Michael Raedecker records the memories held within spaces and objects in his enigmatic and dream-like paintings. Suburban homes, tree houses and empty rooms and vacant chairs, all float in haunting isolation. Muted hues are penetrated with thread and needle where the artist hand-sews forms into textural materiality. Raedecker mines art history and popular culture, sourcing compositions from 17th-century garland paintings, obscure magazines, and film stills. 

Since the beginning of his career as a painter Raedecker has incorporated embroidery into his works as a visual counterpoint to his washed-out paint application. His elaborate needlework adds linear definition to representational forms and the thread and paint visually mix together in areas of dense detail or abstraction. The absence or suggested loss of human presence invites the viewer to contemplate architecture as a mental or emotional space, where the domestic realm is detached from practical implications, yet deeply personal. Images of flowers, food and textiles with darkly ambiguous titles bring the domestic associations of his stitching into play with his subject matter, and show his interest in the Dutch tradition of still-life and Vanitas paintings. Raedecker’s distinct formal language explores the relationship between the formless, complex nature of our emotions and the vessels we use to contain them.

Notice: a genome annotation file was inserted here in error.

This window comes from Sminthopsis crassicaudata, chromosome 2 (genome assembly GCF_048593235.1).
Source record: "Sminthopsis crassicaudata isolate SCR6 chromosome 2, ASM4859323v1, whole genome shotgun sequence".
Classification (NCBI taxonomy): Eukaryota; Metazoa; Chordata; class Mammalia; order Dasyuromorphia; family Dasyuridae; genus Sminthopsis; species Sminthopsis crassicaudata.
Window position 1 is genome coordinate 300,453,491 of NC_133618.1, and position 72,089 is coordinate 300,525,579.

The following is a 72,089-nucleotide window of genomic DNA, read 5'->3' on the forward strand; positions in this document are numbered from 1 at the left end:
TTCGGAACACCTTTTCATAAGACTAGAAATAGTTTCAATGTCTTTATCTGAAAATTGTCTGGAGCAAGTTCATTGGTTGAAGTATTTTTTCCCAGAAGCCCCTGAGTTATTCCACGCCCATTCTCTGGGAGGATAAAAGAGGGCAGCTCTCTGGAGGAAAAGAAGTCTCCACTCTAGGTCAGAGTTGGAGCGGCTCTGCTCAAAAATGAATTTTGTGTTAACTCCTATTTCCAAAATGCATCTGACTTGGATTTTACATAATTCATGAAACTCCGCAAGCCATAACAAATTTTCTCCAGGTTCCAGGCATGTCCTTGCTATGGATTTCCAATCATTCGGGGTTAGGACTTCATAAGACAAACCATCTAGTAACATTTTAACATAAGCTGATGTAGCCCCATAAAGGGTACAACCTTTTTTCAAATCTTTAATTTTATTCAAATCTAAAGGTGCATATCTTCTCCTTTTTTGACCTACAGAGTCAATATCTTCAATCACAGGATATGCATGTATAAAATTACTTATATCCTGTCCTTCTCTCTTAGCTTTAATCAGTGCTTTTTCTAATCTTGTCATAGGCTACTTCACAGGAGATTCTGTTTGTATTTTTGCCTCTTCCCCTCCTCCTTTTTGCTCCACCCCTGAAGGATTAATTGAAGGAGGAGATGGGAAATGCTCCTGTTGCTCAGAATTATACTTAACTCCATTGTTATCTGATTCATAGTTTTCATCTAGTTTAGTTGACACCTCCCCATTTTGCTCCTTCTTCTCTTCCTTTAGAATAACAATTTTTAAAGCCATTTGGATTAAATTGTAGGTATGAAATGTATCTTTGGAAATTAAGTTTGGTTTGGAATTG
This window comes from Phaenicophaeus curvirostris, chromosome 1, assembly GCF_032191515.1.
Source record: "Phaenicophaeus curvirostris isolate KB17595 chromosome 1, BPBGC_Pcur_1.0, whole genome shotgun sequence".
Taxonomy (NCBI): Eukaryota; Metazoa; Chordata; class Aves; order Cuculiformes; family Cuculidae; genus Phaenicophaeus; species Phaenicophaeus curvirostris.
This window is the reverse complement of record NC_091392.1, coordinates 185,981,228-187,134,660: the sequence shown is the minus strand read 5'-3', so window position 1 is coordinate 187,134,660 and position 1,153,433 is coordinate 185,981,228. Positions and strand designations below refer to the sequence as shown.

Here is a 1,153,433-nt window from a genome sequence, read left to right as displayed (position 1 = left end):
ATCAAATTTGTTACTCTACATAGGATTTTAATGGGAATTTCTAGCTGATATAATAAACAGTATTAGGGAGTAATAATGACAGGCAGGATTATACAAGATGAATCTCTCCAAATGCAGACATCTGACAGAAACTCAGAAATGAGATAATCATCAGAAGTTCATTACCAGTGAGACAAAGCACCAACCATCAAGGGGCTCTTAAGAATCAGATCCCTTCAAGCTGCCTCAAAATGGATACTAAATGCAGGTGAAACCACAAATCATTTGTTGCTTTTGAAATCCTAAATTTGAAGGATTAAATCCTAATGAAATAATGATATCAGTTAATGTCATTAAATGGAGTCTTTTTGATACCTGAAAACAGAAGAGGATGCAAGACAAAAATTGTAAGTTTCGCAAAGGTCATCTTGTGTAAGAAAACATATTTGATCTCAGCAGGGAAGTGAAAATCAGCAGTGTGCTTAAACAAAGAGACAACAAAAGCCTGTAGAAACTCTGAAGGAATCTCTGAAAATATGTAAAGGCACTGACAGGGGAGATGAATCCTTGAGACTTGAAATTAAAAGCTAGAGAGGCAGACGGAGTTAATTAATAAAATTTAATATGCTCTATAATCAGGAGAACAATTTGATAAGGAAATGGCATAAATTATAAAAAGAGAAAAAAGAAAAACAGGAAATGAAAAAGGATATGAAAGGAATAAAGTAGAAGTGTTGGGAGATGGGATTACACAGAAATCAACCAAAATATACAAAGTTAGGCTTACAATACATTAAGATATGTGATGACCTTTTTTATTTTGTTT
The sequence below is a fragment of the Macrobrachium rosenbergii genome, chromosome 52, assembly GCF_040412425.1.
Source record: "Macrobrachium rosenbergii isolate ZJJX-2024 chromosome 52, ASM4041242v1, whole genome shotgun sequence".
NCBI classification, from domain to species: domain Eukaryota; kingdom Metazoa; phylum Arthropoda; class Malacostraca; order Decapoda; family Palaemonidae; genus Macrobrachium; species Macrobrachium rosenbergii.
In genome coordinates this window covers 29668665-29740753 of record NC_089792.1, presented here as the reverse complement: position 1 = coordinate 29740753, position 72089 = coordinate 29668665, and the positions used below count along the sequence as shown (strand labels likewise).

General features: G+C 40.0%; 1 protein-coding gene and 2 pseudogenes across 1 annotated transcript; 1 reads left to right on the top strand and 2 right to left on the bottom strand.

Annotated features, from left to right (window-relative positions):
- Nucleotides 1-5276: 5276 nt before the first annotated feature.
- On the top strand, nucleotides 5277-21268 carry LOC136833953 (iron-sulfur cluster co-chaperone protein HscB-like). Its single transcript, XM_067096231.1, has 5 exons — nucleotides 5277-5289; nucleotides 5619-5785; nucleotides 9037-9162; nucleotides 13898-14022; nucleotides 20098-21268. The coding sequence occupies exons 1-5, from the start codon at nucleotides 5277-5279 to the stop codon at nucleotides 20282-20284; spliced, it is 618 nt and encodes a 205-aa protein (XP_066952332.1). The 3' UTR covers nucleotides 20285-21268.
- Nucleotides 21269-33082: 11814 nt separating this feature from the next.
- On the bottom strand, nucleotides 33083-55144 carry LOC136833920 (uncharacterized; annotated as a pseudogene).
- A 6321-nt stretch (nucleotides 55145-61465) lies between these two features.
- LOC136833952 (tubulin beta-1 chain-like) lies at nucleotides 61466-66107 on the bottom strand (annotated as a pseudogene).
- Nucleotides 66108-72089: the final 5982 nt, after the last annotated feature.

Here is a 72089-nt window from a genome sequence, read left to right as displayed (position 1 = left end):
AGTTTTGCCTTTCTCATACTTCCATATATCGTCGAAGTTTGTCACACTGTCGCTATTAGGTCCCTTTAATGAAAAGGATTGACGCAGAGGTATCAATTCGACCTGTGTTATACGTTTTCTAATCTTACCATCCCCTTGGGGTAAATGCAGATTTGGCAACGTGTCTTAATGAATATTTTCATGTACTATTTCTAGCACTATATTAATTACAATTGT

Michael Raedecker (b. 1963 in Amsterdam, NL) currently lives and works in London (UK). He received his BA in Fashion Design from the Gerrit Rietveld Academie, Amsterdam (NL), and continued his studies at the Rijksakademie van Beeldende Kunsten, Amsterdam (NL) as well as Goldsmiths College, London (UK). In 2000, Raedecker was shortlisted for the Turner Prize. His work can be found in the collections of the Art Institute of Chicago, IL (US); Akzo Nobel Art Collection, Amsterdam (NL); British Art Council, London (UK); Guggenheim Museum, New York, NY (US); Kunstmuseum, The Hague (NL); Astrup Fearnley Museum, Oslo (NO); Tate, London (UK); MAXXI National Museum of XXI Century Arts, Rome (IT); Van Abbemuseum, Eindhoven (NL), Museum Voorlinden, Wassenaar (NL), amongst others, as well as in many private collections.